by Ray Kuhn
In leagues where there are no innings limits, it is important to maximize your innings. However, you do not want to do that at the expense of poor performance. Quality is better than quantity.
Each week during the season we will break down all of the pitchers scheduled to make two starts in the upcoming week. Just like when assembling your rotation, we will break the pitchers down by tier. In all formats every pitcher within the first two tiers should be owned no questions asked. Pitchers in the third and fourth tiers are likely owned in all formats, but some could be borderline starting decisions depending on the league structure and your roster composition. The fifth tier has pitchers who will likely be available in most if not all leagues and could be either the deepest of sleepers or do the most damage to your ratios.
Within each tier, the pitchers are also ranked. Starting decisions should be made accordingly.
Here are the Week 4 Two Start Pitchers:
|Tier||Pitcher||Opponent #1||Opponent #2|
|Tier 1||Felix Hernandez||@ HOU||vs. LAA|
|Clayton Kershaw||@ NYM||vs. MIL|
|CC Sabathia||@ TB||vs. TOR|
|Jon Lester||vs. OAK||vs. HOU|
|Max Scherzer||vs. KC||vs. ATL|
|Cole Hamels||vs. PIT||@ NYM|
|David Price||vs. NYY||@ CHW|
|Tier 2||R.A. Dickey||@ BAL||@ NYY|
|Matt Moore||vs. NYY||@ CHW|
|Yovani Gallardo||@ SD||@ LAD|
|A.J. Burnett||@ PHI||@ STL|
|Jonathon Niese||vs. LAD||vs. PHI|
|Tier 3||Alexi Ogando||@ LAA||@ MIN|
|Hisashi Iwakuma||@ HOU||vs. LAA|
|Justin Masterson||@ CHW||@ KC|
|Derek Holland||@ LAA||@ MIN|
|Shelby Miller||@ WAS||vs. PIT|
|Wade Miley||@ SF||vs. COL|
|Ryan Vogelsong||vs. ARI||@ SD|
|A.J. Griffin||@ BOS||vs. BAL|
|Kyle Lohse||@ SD||@ LAD|
|Tier 4||Wade Davis||@ DET||vs. CLE|
|Ross Detwiler||vs. STL||vs. CIN|
|Dan Haren||vs. STL||vs. CIN|
|Jose Quintana||vs. CLE||vs. TB|
|Travis Wood||@ CIN||@ MIA|
|Ricky Nolasco||@ MIN||vs. CHC|
|Patrick Corbin||@ SF||vs. COL|
|Bud Norris||vs. SEA||@ BOS|
|Bartolo Colon||@ BOS||vs. BAL|
|Tier 5||Tony Cingrani||vs. CHC||@ WAS|
|Carlos Villanueva||@ CIN||@ MIA|
|Mike Leake||vs. CHC||@ WAS|
|Phil Hughes||@ TB||vs. TOR|
|Miguel Gonzalez||vs. TOR||@ OAK|
|Jason Vargas||vs. TEX||@ SEA|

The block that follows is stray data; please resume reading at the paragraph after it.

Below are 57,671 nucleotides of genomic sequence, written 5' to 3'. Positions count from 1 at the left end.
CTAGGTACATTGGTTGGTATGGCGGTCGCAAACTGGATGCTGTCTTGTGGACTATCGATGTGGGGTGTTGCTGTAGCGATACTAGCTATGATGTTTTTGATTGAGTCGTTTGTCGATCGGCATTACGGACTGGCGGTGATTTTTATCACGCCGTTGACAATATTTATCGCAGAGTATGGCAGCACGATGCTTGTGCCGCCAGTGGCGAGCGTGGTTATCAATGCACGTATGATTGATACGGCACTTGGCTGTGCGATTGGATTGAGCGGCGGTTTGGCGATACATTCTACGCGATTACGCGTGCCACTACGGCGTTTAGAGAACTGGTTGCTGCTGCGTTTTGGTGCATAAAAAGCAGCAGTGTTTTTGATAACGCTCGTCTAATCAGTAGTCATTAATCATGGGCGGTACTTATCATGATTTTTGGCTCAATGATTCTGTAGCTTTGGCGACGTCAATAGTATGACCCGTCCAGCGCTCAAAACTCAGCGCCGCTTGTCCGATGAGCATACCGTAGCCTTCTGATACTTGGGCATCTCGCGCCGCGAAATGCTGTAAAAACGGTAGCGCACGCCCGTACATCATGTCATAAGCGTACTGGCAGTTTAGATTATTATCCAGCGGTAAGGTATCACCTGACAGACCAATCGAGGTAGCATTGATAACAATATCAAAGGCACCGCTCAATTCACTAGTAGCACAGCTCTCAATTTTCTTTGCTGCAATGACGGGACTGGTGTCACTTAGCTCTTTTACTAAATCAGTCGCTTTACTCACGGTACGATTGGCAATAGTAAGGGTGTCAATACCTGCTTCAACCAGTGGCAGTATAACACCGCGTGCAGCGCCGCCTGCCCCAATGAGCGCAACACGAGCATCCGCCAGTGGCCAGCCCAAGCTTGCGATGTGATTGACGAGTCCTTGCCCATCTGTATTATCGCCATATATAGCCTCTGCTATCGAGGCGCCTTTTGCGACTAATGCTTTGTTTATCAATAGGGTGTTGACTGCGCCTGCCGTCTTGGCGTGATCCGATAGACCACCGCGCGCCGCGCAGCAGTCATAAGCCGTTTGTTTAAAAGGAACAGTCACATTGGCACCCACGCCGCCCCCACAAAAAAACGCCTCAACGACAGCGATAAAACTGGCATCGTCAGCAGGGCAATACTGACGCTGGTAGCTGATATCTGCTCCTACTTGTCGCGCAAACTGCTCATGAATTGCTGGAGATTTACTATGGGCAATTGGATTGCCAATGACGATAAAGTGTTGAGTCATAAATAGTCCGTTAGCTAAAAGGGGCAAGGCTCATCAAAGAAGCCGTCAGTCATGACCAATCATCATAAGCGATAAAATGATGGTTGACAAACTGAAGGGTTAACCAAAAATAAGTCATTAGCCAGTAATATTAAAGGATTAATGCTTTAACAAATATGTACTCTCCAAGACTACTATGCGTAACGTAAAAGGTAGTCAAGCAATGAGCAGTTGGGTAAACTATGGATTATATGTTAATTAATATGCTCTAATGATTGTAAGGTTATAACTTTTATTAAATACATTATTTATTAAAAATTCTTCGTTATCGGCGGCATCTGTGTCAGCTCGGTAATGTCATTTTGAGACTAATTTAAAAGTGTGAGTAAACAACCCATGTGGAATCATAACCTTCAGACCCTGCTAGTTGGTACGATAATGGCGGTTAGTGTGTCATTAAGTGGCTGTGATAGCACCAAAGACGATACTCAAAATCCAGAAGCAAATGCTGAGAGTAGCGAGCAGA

|Chris Tillman||vs. TOR||@ OAK|
|Jason Marquis||vs. MIL||vs. SF|
|Joe Blanton||vs. TEX||@ SEA|
|J.A. Happ||@ BAL||@ NYY|
|Alfredo Aceves||vs. OAK||vs. HOU|
|Mike Pelfrey||vs. MIA||vs. TEX|
|Brad Peacock||vs. SEA||@ BOS|
|Dylan Axelrod||vs. CLE||vs. TB|
|Jeff Locke||@ PHI||@ STL|
- This week’s options are just a little better than last week. Now that the rotations have started to cycle through a few times, there are some top starters taking the hill twice this week. Getting two starts from your aces this week will certainly have a positive benefit on your team. But if your ace is not making two starts this week, fear not, because there are still a lot of other very good pitchers to choose from. And for that reason, there is less of a reason to take a risk on an option that might not be as strong or you might not be as comfortable with.
- Obviously you are going to look at statistics when making your roster decisions for the week. But heed the warning that it is early. Before writing of a player based on poor statistics, take a look at the composition of how they earned. It is very possible, that it can be pinned on just one poor start, and the overall body of work is actually better than it appears.
- Do not be scared off of David Price’s early season numbers. Yes his ERA is ugly to say the least, 6.26 to go with a WHIP of 1.57, and Tampa is 0-4 in his starts, but don’t hold that against him. Run support has been an issue this year, and Price has 21 strikeouts in 23 innings so far this season. Also, he has two quality starts this season where in 12 innings Price only gave up three runs, so all has not been bad. Hopefully you don’t need convincing to start Price this week, but you should without question.